Ken Burns in the Classroom

Critically acclaimed documentaries repackaged meaningfully for classrooms

Learning rating

Community rating

Based on 3 reviews

Privacy rating

Not yet rated
Expert evaluation by Common Sense



Subjects & Topics

English Language Arts, Social Studies

Price: Free
Platforms: Web

Pros: Clips from Ken Burns' masterful documentaries combined with ready-to-use teaching materials.

Cons: Some of the premade lesson materials lack rigor.

Bottom Line: Top-notch documentary clips offer opportunities to expand students' perspectives, but some lesson materials might be underwhelming.

Teachers can preselect whole-class clips or allow student choice in perusing the options and focusing on an area of interest within a given era, topic, or film. For a quick and easy activity, look no further than the discussion questions offered alongside most clips. These can serve as primers before students watch something, as well as review discussions afterward. Students can also create and share their own essential questions based on their viewing.

For a more involved activity, teachers can use a media analysis framework. Task students with identifying a main idea, evidence or details, drawing, inquiry, and analysis of the film clip. Students can then share out on the class whiteboard prepared with each of the categories. In classrooms with 1-to-1 devices, groups of students can each focus on a different segment of a longer film (or individual group members can focus on individual segments). They can then answer discussion questions and/or use a 3-2-1 strategy to reflect on what they watched. Students within each group can have a discussion, and then teachers can facilitate a whole-class debriefing.

If classrooms use a lot of Ken Burns' work, why not encourage students to be their own digital storytellers? Students could create their own mini-documentaries or another creative showcase -- like a comic strip or book -- on a history topic of their choice. To up the ante, ask students to incorporate three methods of storytelling that they noticed Burns using, such as re-created narration or showing primary sources. This focuses students not only on high-quality research, but also on engaging delivery and presentation of the material.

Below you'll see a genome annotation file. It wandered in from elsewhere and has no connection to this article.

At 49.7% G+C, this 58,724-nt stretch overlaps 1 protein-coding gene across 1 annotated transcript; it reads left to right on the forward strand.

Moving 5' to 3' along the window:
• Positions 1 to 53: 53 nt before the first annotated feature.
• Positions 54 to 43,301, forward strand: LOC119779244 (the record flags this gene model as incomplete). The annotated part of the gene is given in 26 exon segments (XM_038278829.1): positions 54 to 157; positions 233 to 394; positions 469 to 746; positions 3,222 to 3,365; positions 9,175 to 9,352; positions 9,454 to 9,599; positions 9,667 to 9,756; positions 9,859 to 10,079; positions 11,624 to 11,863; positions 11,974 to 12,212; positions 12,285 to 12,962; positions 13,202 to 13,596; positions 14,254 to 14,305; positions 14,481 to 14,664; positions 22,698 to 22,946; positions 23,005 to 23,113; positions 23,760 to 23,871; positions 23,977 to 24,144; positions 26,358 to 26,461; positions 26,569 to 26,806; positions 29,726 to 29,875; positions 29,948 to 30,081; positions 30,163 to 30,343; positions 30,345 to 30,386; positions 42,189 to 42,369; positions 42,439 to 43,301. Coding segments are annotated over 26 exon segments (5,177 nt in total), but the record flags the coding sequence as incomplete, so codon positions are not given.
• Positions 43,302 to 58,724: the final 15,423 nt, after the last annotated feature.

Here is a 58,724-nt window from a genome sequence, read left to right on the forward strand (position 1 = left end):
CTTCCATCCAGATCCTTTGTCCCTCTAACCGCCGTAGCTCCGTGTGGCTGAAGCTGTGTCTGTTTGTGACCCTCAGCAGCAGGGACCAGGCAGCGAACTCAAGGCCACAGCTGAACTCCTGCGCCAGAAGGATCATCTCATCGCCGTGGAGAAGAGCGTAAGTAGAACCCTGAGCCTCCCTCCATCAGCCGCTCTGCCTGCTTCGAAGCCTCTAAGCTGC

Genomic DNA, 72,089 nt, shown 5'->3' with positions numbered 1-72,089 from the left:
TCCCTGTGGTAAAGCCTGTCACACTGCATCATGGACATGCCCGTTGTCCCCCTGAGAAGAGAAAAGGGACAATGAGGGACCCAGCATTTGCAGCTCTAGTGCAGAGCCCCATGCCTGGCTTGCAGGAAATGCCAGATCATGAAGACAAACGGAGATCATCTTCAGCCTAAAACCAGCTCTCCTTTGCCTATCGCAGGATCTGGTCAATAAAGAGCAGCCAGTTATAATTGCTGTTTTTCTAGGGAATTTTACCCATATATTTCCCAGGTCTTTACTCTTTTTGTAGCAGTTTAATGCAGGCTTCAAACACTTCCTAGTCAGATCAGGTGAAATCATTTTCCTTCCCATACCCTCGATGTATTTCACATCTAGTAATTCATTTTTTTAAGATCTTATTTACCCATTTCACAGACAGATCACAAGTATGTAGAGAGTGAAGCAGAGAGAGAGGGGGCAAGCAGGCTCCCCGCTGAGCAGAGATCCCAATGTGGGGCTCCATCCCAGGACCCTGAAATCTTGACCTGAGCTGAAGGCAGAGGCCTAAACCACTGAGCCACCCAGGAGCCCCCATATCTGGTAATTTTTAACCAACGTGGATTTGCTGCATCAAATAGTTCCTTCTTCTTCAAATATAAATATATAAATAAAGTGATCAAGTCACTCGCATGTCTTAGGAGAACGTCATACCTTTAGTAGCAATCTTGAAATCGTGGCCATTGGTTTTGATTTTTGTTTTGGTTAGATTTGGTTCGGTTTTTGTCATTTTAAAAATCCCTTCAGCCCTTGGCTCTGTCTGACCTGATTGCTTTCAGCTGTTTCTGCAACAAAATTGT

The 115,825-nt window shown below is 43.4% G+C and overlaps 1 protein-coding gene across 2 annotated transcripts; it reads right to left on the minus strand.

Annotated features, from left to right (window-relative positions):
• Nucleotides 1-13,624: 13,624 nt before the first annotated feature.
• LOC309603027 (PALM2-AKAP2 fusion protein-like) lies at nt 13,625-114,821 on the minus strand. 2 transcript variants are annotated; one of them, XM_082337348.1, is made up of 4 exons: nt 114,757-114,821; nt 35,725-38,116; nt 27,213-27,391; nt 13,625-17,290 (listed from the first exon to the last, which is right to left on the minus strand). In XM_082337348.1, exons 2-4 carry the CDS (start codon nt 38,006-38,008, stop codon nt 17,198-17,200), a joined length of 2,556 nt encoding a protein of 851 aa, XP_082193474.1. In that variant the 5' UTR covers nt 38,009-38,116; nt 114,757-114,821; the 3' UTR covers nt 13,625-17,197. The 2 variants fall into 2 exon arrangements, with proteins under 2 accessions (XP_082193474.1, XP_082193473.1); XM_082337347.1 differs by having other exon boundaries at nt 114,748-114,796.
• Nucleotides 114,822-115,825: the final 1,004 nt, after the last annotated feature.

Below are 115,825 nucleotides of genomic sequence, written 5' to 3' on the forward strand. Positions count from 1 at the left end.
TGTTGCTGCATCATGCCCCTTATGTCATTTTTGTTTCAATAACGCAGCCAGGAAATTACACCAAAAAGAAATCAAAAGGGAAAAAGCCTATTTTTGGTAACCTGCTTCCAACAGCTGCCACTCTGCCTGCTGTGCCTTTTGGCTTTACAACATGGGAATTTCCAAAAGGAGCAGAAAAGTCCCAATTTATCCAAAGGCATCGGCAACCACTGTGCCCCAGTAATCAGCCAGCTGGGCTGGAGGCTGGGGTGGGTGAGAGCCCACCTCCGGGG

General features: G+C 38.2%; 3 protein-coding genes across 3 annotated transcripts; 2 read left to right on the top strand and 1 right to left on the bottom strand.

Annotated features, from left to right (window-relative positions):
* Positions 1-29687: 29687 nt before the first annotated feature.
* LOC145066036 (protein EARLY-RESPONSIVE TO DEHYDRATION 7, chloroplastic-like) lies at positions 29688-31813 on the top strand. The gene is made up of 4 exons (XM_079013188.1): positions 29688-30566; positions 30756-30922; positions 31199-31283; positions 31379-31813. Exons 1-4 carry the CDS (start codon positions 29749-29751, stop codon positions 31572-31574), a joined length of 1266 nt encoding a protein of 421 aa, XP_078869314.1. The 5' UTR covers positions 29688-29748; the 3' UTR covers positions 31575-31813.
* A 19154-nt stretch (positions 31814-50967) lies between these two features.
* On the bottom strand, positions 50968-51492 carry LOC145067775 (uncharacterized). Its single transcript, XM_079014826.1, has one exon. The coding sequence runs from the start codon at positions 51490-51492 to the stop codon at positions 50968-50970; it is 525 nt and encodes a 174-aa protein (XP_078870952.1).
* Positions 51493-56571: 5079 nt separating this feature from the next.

Ken Burns in the Classroom is a free American history website offered by PBS LearningMedia. The site combines Ken Burns' critically acclaimed documentaries with ready-to-use teaching materials and lessons. Each documentary is available in precisely chunked and archived segments of one to nine minutes each. All of the clips can be searched by keyword, topic, era, or film. Clips include related videos, relevant teaching materials, and a Share to Google Classroom button.

For Ken Burns fans, a PBS sister site is linked at the bottom of the Ken Burns in the Classroom site, providing more research and access to more things Ken Burns. 

The research and production of the film clips is unparalleled, but clever classroom activities will be needed to fully grab students' attention. However, the careful carving of the films into digestible (and easily browsed) pieces for students -- along with the printable handouts and premade lessons -- makes it incredibly easy to bring Ken Burns' work into classrooms. The activities, teaching tips, discussion questions, and handouts go beyond recall questions, but they vary in how well they encourage deep learning. In most cases, it's up to teachers to take it to next level, especially in, for instance, an AP-level class. Expect to do some further development of what's offered on the site. Teacher materials are also not scaffolded or differentiated, so expect to do some modification to fit your students' needs. Some films offer English subtitles to help with this.

One of the most useful aspects of Ken Burns in the Classroom is how well clips are organized. They're not just broken down by era or keyword; they're also organized thematically so that students can dig into concepts with or across eras. For example, the film The West is broken down into "Migration and Innovation," "Intercultural Encounters," and "Land-based Conflict." By orienting analysis according to these themes, teachers go beyond a timeline or key term approach to history, and focus more on analyzing change and continuity over time.

Learning Rating

Overall Rating

Students will need a good lesson plan to fully appreciate the mastery of Ken Burns' work, which can be a bit dry. Thankfully, the site is easy for teachers to find the just-right video and lesson. 


Ken Burns' documentaries feature high-quality research and multiple perspectives. Films are chunked into manageable clips with ready-to-use lessons and handouts. Learning activities vary in quality and depth.


Some videos feature English subtitles (and you can filter for them), and the site is accessibly designed. Films feature a wealth of materials for easy use in classrooms. Language translations would be a nice addition.

Common Sense reviewer
Vanessa A.
Vanessa A. Teacher

Community Rating

Great "bite sized" videos with accompanying worksheets, fit for any topic

In my opinion, what I like most - as a teacher - is how specific these videos are, providing 500 clips from the founding of our nation up until modern day. In addition, I also enjoy how short the videos are, providing extremely specific and topical material in under 5 minutes in some cases.

Continue reading

Privacy Rating

This tool has not yet been rated by our privacy team. Learn more about our privacy ratings